Applied Microbiology and Biotechnology, Vol.99, No.11, 4735-4742, 2015
Design of N-acyl homoserine lactonase with high substrate specificity by a rational approach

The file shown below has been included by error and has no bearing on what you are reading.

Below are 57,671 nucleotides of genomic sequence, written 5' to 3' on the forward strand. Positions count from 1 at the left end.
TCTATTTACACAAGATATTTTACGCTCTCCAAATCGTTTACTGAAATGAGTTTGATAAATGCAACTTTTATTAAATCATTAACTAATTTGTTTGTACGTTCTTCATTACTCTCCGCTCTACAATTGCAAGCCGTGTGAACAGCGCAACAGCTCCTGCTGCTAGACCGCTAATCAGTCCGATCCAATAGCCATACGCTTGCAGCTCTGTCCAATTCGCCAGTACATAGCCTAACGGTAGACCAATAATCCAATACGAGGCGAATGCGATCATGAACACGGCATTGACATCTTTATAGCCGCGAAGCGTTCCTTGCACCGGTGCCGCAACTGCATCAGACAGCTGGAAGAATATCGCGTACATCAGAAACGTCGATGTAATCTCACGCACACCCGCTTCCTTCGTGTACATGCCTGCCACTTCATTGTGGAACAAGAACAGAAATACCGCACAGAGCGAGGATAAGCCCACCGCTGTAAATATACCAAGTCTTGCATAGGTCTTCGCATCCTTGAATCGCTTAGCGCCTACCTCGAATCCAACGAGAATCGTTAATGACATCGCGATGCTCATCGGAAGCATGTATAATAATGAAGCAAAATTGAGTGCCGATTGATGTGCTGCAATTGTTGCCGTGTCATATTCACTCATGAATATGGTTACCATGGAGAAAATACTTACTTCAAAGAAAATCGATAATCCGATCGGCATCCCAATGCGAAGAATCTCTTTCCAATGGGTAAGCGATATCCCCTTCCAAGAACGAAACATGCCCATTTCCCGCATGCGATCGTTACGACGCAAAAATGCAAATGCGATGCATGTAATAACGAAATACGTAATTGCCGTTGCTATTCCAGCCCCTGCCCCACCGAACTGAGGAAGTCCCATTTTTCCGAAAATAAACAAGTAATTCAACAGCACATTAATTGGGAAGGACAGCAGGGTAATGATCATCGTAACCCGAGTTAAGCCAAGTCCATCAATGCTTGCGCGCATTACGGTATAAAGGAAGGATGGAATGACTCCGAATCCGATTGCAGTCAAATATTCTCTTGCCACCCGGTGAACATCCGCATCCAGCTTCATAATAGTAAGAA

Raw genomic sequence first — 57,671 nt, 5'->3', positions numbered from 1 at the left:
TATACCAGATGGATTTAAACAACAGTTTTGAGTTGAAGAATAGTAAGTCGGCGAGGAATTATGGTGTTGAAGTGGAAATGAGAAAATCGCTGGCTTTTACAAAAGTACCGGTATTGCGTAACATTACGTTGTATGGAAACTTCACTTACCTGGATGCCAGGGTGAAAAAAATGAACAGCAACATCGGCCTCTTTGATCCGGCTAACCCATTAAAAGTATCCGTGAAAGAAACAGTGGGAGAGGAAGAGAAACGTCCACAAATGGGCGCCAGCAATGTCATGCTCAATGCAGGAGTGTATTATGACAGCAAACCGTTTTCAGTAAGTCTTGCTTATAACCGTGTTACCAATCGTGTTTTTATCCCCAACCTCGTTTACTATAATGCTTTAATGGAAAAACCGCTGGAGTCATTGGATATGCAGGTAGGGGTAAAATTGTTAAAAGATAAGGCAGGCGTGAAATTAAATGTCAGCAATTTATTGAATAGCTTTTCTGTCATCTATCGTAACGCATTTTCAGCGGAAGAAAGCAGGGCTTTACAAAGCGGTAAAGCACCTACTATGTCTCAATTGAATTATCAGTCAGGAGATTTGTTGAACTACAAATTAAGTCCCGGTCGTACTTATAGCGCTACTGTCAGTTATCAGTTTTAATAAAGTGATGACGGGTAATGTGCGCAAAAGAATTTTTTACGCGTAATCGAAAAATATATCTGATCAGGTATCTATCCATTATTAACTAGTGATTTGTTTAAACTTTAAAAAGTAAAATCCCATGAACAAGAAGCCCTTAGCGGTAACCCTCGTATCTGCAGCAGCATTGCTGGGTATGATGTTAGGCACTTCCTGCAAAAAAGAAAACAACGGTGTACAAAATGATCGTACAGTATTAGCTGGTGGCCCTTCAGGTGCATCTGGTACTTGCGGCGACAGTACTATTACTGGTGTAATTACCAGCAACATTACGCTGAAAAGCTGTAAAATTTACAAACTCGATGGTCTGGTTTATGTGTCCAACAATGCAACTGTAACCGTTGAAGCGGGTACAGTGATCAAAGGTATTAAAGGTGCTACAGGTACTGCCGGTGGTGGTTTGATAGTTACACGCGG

N-Acyl homoserine lactone (AHL) is a major quorum-sensing signaling molecule in many bacterial species. Quorum-quenching (QQ) enzymes, which degrade such signaling molecules, have attracted much attention as an approach to controlling and preventing bacterial virulence and pathogenesis. However, naturally occurring QQ enzymes show a broad substrate spectrum, raising the concern of unintentionally attenuating beneficial effects by symbiotic bacteria. Here we report the rational design of acyl homoserine lactonase with high substrate specificity. Through docking analysis, we identified three key residues which play a key role in the substrate preference of the enzyme. The key residues were changed in a way that increases hydrophobic contact with a substrate having a short acyl chain (C4-AHL) while generating steric clashes with that containing a long acyl chain (C12-AHL). The resulting mutants exhibited a significantly shifted preference toward a substrate with a short acyl chain. Molecular dynamics simulations suggested that the mutations affect the behavior of a flexible loop, allowing tighter binding of a substrate with a short acyl chain.